As another example of how important aerodynamics are to energy-efficient transport, what is expected to become the new "fastest bicycle in the world" looks like an oddly shaped pharmaceutical pill more than a bicycle (in my humble opinion).
The Arion1 Velocipede, pictured above and below, was designed by University of Liverpool students for the 2015 World Human Powered Speed Challenge. It will supposedly be able to hit 90 MPH(!) powered by nothing but human muscle... and a bit of gravity. (That's about 145 kph for most of the world, btw.)
One key that the University of Liverpool team expects will allow it to surpass the 83 MPH record set last year (by a similarly odd "bicycle") is that the bike will be built for the riders who will compete, allowing it to be just the right size for each of them. (The ULVT aims to break both the male and female world records with its capsule-like bike.)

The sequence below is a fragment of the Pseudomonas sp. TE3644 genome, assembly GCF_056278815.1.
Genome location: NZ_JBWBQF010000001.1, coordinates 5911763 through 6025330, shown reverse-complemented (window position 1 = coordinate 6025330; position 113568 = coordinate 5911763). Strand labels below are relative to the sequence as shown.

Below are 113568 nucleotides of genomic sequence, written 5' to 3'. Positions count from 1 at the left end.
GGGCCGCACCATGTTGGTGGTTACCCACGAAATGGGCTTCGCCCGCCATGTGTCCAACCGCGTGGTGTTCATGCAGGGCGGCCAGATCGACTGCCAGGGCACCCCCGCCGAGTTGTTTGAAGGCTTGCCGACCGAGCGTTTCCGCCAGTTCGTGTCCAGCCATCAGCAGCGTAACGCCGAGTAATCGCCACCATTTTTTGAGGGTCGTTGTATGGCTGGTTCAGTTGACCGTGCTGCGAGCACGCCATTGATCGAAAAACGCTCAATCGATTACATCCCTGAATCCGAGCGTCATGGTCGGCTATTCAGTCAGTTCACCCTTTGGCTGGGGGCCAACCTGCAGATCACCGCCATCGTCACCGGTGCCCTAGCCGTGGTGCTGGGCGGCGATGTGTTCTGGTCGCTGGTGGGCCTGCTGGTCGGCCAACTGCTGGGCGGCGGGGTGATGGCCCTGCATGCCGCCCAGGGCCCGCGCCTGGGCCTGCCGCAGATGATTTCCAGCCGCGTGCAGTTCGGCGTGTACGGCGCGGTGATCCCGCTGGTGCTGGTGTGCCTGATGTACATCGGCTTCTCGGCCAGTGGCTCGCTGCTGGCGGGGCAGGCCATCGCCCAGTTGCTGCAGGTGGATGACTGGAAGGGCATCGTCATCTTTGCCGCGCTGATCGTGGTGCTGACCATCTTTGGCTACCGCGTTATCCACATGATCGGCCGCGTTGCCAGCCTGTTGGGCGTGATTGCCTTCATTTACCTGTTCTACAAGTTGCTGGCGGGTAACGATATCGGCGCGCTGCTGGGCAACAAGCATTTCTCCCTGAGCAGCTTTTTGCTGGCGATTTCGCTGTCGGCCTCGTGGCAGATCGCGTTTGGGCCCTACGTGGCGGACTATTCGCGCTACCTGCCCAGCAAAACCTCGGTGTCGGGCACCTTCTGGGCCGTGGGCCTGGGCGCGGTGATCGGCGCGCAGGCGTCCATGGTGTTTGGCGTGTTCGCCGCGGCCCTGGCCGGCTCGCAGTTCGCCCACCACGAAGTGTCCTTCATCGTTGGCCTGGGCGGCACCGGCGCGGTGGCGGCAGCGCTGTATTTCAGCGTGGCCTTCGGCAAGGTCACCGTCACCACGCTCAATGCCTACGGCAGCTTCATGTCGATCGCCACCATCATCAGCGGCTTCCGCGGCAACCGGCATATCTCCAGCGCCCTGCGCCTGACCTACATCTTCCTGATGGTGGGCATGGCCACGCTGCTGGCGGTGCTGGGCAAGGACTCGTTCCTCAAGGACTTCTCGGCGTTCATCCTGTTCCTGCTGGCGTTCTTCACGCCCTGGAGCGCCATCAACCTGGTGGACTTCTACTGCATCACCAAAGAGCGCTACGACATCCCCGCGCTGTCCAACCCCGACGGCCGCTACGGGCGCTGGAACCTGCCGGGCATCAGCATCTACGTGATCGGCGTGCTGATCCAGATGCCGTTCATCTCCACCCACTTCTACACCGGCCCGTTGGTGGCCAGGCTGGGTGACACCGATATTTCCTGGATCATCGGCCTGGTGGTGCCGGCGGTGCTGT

The use of a camera and monitoring system rather than a transparent screen in the front for the humans who get to zip along at 90 MPH or so on (er... in?) this "bicycle" is also important, but the record-setting Dutch bike, the VeloX3, had the same benefit.
There are a number of other differences compared to a normal bike as well, of course. Gizmag's Darren Quick writes:
To achieve this speed, the rider, who will be seated just 5 inches (13 cm) from the floor, will need to get their legs pumping to generate over 700 W of power, which the team points out is enough power to light the average UK home. The power will be delivered to the wheels via a transmission system with a gear ratio of 17:1, as compared to the gear ratio of 4:1 found on a standard bicycle.
The ULVT says the Arion1 will weigh less than 55 lb (25 kg) and, despite the blue and white color scheme pictured in the renderings, the final colors for the vehicle are yet to be decided – although tartan, which was suggested by one team member, has apparently been ruled out.
It's not clear who will be riding the Arion1 on competition day in September 2015, but the riders will apparently have survived 16 months of training prior to that day.
In case you missed it (I did), here's a video of the 2013 winner and its record run: